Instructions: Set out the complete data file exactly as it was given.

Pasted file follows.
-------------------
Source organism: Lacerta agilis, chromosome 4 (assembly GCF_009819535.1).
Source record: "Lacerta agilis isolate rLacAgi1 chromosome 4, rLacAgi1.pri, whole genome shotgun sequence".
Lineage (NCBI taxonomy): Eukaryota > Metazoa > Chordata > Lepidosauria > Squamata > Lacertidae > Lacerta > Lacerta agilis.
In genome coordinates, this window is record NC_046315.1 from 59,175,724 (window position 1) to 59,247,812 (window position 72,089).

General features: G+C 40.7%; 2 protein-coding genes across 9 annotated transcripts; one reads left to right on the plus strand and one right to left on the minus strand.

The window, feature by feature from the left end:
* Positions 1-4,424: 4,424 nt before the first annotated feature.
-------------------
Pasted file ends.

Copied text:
Source organism: Lacerta agilis, chromosome 4 (assembly GCF_009819535.1).
Source record: "Lacerta agilis isolate rLacAgi1 chromosome 4, rLacAgi1.pri, whole genome shotgun sequence".
Lineage (NCBI taxonomy): Eukaryota > Metazoa > Chordata > Lepidosauria > Squamata > Lacertidae > Lacerta > Lacerta agilis.
In genome coordinates, this window is record NC_046315.1 from 59,175,724 (window position 1) to 59,247,812 (window position 72,089).

General features: G+C 40.7%; 2 protein-coding genes across 9 annotated transcripts; one reads left to right on the plus strand and one right to left on the minus strand.

The window, feature by feature from the left end:
* Positions 1-4,424: 4,424 nt before the first annotated feature.